Expressions

The Expr represents any computation that leads to a new value on the stack. Expressions can be nested arbitrarily.

To give you an overview of what an expression could look like, here is the stripped down version of its actual implementation.


#![allow(unused)]
fn main() {
pub enum Expr {
    // a constant value
    Value,
    // variable in read position
    Variable,
    // a branch that evaluates expressions conditionally
    Branch,
    // call to a function
    Call,
    // operations with one operand
    Operation1,
    // operations with two operands
    Operation2,
    // result of a type conversion
    Conv,
    // attribute read on a list or dict
    Access,
    // special variant for creating lists and dicts
    DynamicValue,
    // create a mutable subpart of a list
    Slice,
}
}

Resolvement of Variables

While lowering, the runtime keeps track of locally assigned identifiers. This is crucial for determining the scope during read access later. If a variable is not known locally, a fallback to global scope happens.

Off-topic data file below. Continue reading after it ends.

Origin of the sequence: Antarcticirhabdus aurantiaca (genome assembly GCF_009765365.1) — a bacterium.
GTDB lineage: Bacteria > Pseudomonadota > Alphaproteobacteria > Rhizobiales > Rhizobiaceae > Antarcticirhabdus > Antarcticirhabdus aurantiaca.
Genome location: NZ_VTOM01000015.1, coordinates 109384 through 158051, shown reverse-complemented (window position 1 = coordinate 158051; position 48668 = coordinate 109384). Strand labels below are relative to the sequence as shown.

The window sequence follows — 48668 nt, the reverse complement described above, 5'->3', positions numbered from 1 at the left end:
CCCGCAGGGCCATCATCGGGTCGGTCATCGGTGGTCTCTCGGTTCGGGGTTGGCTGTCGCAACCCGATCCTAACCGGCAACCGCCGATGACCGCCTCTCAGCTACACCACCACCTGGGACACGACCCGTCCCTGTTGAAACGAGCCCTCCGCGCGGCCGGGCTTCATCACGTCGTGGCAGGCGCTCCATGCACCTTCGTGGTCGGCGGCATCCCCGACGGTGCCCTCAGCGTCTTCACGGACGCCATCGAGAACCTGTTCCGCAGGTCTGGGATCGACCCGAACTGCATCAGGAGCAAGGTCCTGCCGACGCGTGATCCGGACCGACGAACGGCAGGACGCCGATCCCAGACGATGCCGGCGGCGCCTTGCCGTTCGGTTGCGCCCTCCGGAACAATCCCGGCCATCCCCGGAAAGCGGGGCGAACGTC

Expr variants relying on this functionality are Variable and Access. As such, their macro helper functions lv2_var! and lv2_access! follow the same rules.

Example

We want to transform the formula (1 + 2) * f(2) to lovm2 bytecode. Use a parser of your choice to generate an abstract syntax tree from the textual representation. Note that lovm2 does not care about operator priorities so its your parsers duty to correctly handle them. After processing the input, your AST should look something like this:

Value(1)
        \
         -- Operation(+)
        /               \
Value(2)                 -- Operation(*)
                        / 
              Call(f, 2)

And here is the compiletime representation of said formula. As you can see, every operation has an equivalent static method on Expr. Also note that calling a function has its own construct. This is due to calls being allowed in statement position as well.


#![allow(unused)]
fn main() {
let formula = Expr::mul(
    Expr::add(1, 2),
    Call::new("f").arg(2),
);
}

The (unoptimized) LIR now looks like this:

CPush(1)
CPush(2)
Operator2(Add)
CPush(2)
Call(f, 1)
Operator2(Mul)